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Family: Pharmacy gave relative wrong medication

Monday, November 14, 2011

A woman in town for medical treatment is recovering after she took the wrong medication. Family members say she was given someone else's prescription, and it made her sick.

The woman involved here is a relative of an Eyewitness News employee. But she brought us her story in the hopes that it can prevent someone else from getting sick by taking the wrong medicine.

Nahla Said Naiel is from Egypt. She came to Houston recently for treatment of a heart condition and cholesterol.

"Yesterday I feel I will die, I began to speak to my God, 'No my God, please don't take me here,'" she said.

This weekend, she was in San Antonio with family. She began to feel ill.

"I feel my heart boom, boom, boom, boom, all the night. I can't sleep," she said, "I feel I'm not good. I feel bad."

Her doctor recently changed one of her medicines, prescribing her Crestor. She says she went to this Katy-area Walgreens last week and took the medicine they gave her for at least the past four days.

Only on Monday morning did her cousin notice that the name on the bottle she received was someone else's and what's inside, the bottle says, was Bumetanide, a diuretic. All that information was different than the receipt she received, which apparently had her correct information.

"I know it's an unintentional mistake, but we need to be very careful -- it's medicine," said her cousin, Nabil El-Sharkawi.

Worried about the person whose medicine she apparently received, Naiel asked us to go by his address listed on the bottle. There, we talked to him by phone. He claims he, too, recently received the wrong medication from that very same Walgreens.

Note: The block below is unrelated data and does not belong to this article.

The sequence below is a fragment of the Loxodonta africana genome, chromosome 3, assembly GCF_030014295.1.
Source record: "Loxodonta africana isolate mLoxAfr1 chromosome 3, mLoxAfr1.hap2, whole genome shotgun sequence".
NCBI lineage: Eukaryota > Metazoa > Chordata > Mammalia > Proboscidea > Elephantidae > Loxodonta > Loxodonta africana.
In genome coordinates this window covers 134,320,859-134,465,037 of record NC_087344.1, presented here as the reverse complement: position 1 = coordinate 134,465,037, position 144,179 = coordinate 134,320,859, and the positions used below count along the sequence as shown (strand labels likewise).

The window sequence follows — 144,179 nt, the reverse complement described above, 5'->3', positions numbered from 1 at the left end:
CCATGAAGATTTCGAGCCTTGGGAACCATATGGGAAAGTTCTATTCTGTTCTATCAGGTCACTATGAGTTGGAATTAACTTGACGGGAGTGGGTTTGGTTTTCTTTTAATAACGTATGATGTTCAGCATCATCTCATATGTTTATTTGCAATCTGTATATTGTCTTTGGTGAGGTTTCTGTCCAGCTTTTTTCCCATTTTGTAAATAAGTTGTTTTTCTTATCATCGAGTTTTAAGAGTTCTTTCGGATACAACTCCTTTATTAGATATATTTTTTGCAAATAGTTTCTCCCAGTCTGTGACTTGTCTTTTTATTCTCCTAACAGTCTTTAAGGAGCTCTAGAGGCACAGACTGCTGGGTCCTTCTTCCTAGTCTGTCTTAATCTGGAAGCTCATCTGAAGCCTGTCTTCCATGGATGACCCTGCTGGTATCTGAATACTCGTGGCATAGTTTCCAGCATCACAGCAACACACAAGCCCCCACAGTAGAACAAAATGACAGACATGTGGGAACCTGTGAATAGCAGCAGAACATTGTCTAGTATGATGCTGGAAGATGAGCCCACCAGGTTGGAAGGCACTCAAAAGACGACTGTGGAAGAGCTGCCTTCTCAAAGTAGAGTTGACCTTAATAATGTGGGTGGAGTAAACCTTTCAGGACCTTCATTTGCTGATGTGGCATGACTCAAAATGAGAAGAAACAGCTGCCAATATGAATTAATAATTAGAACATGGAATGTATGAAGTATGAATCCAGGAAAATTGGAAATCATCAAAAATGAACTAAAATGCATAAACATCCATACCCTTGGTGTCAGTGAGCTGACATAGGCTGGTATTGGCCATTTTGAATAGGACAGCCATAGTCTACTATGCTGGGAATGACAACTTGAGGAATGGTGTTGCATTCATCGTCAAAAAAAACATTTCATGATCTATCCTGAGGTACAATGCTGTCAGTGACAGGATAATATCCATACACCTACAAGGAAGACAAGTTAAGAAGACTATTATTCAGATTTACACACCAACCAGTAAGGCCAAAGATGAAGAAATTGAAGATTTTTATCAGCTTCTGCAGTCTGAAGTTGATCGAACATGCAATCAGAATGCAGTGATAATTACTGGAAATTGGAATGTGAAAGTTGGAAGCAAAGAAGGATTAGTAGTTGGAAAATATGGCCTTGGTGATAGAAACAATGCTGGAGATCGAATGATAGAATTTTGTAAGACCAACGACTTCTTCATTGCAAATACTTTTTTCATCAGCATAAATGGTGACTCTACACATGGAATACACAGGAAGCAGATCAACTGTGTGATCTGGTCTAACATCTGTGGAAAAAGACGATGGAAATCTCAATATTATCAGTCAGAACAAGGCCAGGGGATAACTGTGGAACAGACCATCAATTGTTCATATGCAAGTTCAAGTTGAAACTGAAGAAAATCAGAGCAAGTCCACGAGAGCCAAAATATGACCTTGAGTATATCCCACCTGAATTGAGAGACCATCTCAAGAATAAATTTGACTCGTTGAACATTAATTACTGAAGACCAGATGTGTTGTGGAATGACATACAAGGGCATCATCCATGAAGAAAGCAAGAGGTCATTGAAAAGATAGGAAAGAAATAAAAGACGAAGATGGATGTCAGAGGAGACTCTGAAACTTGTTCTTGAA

"I think that somebody needs to do some cleanup work," said Phillip Davila, the son-in-law of the man whose name was written on the prescription bottle.

That man says Walgreens gave him the right medicine as soon as he notified them. The same happened with Naiel on Monday morning. They even refunded her money.

But her greater concern is that someone else could get the wrong medicine.

"They must look at the medicine, not take like, like I'm doing here," Naiel said.

A Walgreens spokesperson says cases like this are rare but they take them seriously. They sent a statement reading in part, "We have a multi-step prescription filling process with numerous safety checks in each step to reduce the chance of human error. We will investigate what happened and what can be done to prevent it from happening again."

Walgreens says it has apologized for the error.

It's worth noting that the state pharmacy board says dispensing errors do occur rarely. Across Texas, they received only 193 complaints in all of last year.

(Copyright ©2014 KTRK-TV/DT. All Rights Reserved.)

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katy, local, kevin quinn
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